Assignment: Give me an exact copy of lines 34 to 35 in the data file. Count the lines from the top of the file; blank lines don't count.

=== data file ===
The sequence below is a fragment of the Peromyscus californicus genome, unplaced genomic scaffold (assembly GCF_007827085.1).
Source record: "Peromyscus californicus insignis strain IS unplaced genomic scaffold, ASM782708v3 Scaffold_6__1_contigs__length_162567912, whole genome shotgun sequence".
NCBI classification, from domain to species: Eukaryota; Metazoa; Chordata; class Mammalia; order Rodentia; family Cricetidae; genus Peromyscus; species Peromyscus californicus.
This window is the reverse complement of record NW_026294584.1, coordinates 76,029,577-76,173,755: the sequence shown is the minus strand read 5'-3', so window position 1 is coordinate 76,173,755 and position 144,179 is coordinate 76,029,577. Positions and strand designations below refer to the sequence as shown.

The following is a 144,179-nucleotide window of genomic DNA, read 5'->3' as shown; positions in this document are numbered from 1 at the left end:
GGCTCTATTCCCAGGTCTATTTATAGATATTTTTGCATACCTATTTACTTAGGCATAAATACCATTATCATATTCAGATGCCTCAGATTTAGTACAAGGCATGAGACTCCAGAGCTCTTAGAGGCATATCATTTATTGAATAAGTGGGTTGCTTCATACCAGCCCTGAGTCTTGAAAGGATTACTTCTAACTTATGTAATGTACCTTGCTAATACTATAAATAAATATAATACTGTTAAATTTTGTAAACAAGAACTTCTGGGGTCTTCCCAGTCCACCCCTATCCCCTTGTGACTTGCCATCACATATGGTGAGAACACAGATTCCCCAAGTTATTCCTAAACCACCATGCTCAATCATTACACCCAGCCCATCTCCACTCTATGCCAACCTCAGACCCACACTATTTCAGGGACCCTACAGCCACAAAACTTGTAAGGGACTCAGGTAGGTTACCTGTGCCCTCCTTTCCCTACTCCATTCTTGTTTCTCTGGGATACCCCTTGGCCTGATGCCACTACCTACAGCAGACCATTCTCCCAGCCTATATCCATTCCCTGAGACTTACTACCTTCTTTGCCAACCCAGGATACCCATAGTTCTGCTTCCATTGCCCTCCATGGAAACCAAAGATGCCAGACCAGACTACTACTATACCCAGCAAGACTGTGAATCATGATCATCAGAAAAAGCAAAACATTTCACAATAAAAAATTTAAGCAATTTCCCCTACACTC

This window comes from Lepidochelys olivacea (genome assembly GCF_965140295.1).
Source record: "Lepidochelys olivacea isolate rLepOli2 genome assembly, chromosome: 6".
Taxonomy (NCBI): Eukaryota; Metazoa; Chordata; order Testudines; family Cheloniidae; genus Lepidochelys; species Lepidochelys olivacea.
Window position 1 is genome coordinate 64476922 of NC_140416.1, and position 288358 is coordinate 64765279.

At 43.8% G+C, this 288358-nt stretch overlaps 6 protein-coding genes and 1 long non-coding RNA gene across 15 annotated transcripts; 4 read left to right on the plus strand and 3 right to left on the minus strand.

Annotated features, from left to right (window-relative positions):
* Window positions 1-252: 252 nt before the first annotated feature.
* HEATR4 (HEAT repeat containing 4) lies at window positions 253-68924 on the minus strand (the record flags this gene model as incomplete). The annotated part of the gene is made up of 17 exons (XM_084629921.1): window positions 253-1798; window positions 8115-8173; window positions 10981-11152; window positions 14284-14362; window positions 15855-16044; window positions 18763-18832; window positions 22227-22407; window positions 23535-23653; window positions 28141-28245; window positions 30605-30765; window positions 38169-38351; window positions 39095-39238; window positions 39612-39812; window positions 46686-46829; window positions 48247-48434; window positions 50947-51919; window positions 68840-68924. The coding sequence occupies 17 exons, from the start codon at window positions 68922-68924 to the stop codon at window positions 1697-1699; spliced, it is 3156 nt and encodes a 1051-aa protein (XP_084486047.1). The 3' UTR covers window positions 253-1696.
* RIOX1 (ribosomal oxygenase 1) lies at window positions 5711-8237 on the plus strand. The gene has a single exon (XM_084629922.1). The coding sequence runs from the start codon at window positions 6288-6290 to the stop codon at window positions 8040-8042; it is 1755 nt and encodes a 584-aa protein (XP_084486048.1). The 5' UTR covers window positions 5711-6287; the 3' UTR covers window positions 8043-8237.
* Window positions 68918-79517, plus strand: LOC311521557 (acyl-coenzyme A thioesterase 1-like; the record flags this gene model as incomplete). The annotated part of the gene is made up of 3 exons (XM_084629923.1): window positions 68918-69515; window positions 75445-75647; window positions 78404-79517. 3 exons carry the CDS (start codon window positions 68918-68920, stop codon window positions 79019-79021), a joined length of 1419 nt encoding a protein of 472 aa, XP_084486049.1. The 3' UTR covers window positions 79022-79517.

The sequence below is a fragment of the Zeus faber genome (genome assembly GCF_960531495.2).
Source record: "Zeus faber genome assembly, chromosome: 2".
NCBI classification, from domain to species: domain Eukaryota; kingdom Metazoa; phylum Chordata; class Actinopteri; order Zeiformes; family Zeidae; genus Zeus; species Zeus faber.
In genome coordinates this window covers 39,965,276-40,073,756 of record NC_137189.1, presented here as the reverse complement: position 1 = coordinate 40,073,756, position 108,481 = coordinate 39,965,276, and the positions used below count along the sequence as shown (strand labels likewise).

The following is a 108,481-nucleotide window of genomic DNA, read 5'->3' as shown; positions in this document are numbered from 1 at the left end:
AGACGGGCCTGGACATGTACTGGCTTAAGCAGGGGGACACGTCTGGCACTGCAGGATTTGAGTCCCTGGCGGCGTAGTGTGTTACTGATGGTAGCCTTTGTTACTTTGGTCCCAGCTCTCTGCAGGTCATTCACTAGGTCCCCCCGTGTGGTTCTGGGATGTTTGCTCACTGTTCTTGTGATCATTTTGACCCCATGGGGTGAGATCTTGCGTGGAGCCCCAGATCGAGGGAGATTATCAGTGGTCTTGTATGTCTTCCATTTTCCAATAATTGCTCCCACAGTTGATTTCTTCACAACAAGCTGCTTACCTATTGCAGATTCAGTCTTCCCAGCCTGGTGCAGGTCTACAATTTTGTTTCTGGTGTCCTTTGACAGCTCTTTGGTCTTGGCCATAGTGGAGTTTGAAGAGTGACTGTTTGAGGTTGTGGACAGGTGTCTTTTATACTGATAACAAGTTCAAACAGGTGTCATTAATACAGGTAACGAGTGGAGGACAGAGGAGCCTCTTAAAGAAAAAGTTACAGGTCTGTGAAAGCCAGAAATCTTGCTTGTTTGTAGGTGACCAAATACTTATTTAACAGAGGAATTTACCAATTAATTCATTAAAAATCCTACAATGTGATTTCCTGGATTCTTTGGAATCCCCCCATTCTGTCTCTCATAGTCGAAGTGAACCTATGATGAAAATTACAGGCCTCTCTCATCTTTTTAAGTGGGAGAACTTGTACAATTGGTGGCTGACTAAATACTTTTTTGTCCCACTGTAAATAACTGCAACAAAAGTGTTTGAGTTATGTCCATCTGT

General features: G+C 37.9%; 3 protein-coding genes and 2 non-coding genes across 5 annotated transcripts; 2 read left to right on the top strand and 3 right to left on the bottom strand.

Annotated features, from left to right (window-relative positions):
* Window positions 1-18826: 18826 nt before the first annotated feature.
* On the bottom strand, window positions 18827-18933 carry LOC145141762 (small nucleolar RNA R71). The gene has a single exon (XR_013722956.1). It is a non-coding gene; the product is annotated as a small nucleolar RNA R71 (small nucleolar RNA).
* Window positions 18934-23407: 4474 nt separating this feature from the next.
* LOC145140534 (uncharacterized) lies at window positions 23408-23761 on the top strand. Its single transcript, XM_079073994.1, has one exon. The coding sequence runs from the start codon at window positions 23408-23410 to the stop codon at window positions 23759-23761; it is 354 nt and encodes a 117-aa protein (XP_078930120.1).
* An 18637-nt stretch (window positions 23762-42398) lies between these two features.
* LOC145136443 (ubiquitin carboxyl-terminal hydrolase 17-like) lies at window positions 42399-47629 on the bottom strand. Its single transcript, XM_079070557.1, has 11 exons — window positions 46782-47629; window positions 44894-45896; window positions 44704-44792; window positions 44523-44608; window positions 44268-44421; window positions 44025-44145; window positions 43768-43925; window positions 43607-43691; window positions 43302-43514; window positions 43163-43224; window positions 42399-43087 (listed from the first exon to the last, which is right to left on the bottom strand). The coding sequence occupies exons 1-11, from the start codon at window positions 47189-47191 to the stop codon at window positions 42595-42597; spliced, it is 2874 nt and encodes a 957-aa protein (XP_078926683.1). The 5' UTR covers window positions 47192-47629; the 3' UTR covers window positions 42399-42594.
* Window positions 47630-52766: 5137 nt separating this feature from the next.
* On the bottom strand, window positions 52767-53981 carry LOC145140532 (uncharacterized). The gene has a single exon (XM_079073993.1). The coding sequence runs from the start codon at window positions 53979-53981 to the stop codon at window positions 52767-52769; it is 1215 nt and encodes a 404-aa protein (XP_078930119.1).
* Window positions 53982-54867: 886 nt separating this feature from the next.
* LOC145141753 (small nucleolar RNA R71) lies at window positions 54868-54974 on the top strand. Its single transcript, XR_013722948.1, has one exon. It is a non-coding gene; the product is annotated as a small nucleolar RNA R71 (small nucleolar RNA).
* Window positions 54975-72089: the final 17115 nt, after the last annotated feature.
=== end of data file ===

* LOC145141753 (small nucleolar RNA R71) lies at window positions 54868-54974 on the top strand. Its single transcript, XR_013722948.1, has one exon. It is a non-coding gene; the product is annotated as a small nucleolar RNA R71 (small nucleolar RNA).
* Window positions 54975-72089: the final 17115 nt, after the last annotated feature.